Tuesday evening I sat in on an NSTA web seminar titled, “Using the NGSS Practices in the Elementary Grades.” For 90 minutes over 100 educators listened intently and asked thoughtful questions in order to more readily identify which kind of best-practices our elementary level teachers should be using to make the most out of limited science classroom time. When the webinar was over and archived, I left with the following thoughts bouncing around in my head:
What we know about early-age learners:
Research over the last two decade has led to some important lessons surrounding young kids when it comes to their competence and learning capacity. 1) Children starting school are more competent than we often expect. They have a substantial knowledge base about the world around them based on experiences and informal learning well before they walk through the school doors. The challenge for kids comes when they are required to articulate or apply their knowledge. They are anything but blank slates! 2) Children are not concrete and simplistic thinkers. Informal evidence and well-documented research show children can use a wide range of reasoning processes, the types of skills that NGSS hopes to draw on. In short: its possible that we’ve been short-changing the capacity of our students by not offering instruction that has challenged our students’ level of sophistication.
Practice and Instructional Support for Children’s Learning is Key
Children can handle higher level experimental skills like identifying and changing variables or using different forms of data for analysis. The roadblock that separate children from adults is a lack of familiarity and use of the tools needed to perform such work. For example, children who are unfamiliar with recording data either informally or in a data table fail to recognize they can not accurately hold all the information in their head and the value of data recording until a teacher explicitly supports them by showing them how and instructing them on the skills needed to use such tools.
Two Great Benefits of Putting “Practices” First in K-5 Science Classrooms
Using the practices to carry the content of science is valuable in that 1) practice-focused instruction leads to greater engagement when compared to fact-learning or content-centered learning and 2) such focus provide greater opportunity for student reflection and a deeper understanding of how science is applied and used to find answers and solutions in science and engineering. No doubt our students’ world will be full of challenges needing to be overcome. Students who understand the science/engineering process will be more likely to pursue scientific and engineering solutions when such challenges are posed before them to solve.
During the second half of the web seminar, educators Debbie Smith and Jessica Jefferies shared a wonderful example of their kindergarten level pilot experience with a practice-centered curriculum focused on plants and what they need to live and grow. I encourage anyone interested in their experience to listen to their portion of the webinar (available on the NSTA website here.) Of the many behaviors seen, these resonated with me the most in terms of young learners doing science despite relying almost exclusively on previous experiences outside of school.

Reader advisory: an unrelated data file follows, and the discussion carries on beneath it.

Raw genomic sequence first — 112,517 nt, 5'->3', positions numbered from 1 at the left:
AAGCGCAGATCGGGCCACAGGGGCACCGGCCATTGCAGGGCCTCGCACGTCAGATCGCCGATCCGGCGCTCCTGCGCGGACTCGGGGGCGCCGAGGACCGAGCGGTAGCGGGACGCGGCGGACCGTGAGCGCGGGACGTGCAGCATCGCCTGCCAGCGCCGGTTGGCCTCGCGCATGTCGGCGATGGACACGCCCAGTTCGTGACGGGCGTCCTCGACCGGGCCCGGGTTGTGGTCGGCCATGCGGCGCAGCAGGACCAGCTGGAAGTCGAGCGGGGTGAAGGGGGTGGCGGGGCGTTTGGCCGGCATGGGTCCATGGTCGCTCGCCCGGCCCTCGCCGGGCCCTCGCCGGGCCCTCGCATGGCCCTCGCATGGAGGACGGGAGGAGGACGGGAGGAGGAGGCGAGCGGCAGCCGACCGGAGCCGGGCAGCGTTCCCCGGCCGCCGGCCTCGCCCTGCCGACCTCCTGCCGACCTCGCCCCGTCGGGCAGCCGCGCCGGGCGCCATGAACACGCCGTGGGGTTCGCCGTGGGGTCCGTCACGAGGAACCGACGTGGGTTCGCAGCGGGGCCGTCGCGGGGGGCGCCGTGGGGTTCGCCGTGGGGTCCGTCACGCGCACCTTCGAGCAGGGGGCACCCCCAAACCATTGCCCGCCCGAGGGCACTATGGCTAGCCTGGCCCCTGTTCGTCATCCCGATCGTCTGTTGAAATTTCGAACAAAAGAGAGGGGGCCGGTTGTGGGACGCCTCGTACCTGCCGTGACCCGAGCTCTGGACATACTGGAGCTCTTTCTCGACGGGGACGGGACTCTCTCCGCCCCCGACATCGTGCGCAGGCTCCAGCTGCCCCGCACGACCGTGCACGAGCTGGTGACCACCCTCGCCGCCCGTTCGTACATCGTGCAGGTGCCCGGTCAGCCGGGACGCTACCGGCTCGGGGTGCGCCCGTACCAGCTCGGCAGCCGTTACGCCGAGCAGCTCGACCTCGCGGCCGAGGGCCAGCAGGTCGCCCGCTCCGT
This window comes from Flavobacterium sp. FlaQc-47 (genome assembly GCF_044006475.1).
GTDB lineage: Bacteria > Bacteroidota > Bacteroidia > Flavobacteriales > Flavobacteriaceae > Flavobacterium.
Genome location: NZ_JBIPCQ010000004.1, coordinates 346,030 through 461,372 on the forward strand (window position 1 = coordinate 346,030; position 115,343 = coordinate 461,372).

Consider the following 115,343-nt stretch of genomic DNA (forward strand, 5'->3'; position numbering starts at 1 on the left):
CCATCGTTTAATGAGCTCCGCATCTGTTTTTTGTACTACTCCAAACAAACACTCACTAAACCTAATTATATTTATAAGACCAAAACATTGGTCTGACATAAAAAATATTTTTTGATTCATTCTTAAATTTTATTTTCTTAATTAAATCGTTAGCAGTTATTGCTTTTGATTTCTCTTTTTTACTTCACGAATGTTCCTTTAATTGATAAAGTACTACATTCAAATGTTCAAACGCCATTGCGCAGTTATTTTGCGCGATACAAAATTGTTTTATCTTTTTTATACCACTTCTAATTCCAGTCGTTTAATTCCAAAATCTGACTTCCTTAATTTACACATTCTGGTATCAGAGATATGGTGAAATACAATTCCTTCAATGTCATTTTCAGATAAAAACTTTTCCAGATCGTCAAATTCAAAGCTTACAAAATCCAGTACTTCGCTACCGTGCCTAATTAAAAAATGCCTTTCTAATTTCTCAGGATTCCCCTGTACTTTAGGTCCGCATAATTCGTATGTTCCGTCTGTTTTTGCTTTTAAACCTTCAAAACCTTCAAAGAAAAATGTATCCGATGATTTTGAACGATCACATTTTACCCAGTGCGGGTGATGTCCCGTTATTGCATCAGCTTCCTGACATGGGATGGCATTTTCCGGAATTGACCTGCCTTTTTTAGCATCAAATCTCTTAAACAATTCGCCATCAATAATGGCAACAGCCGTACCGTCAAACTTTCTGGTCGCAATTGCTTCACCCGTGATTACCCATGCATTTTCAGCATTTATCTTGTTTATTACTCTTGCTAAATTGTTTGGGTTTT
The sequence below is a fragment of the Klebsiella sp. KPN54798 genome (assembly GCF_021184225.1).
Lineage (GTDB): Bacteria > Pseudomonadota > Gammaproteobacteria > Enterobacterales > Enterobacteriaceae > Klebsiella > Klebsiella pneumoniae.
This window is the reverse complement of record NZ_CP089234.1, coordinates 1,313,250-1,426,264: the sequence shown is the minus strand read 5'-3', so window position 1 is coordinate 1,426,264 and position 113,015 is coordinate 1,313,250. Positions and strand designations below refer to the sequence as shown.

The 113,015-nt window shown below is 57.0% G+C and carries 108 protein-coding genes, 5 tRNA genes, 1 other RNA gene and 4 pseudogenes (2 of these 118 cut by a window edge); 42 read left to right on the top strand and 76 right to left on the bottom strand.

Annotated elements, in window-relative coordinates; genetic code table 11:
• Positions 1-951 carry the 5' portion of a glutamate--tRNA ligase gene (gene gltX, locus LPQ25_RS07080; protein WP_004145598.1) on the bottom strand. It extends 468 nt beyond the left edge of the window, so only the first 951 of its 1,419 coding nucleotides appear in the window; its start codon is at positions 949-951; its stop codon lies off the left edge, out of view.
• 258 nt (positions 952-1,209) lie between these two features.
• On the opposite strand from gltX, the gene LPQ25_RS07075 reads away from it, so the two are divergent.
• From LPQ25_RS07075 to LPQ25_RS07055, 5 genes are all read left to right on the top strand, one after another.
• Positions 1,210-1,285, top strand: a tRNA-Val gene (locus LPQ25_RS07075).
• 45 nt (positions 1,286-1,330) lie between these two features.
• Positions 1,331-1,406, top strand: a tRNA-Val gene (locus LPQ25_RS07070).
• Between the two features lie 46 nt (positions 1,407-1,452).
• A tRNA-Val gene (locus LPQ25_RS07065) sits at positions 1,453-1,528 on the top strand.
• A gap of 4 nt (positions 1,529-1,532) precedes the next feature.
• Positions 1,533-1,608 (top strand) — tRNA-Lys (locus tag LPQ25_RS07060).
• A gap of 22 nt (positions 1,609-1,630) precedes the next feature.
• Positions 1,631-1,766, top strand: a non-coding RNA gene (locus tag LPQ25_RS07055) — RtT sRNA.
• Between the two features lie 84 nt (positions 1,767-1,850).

- Class time shifted to spending more time with the “how” than “just the facts.”
- Children were able to come up with and evaluate different ways of observing.
- Children used different types of data (used and shared pictures / drawings / writings) to record their observations which were later shared in a “science circle.”
- By sharing results children were able to see what the consensus was and whether their experiment agreed or disagreed with the consensus.
- Observations from the first experiment led to a multitude of questions that teachers could use as an opportunity to select the next direction class would go.
- Kindergarteners were capable of discussing which students arguments were rooted in evidence and which were not (delightfully surprising the educators!)
All of these successes left me feeling stronger about the NGSS ability to appropriately reach down to our youngest learners but also acknowledged the expectation that such forms of science education can be unpredictable and take teachers out of their comfort zone. Students asked questions teachers were unsure how to answer and wanted to lead the class in all sorts of experimental directions. It was up to the expert coaching and decision making of the classroom teachers to design which paths to follow and which to simply leave as wonderings for another day or individual scientific pursuit!
How do you see the practices coming to life in your classroom? Will they lead to a greater scientific understanding, or leave our future scientists unprepared?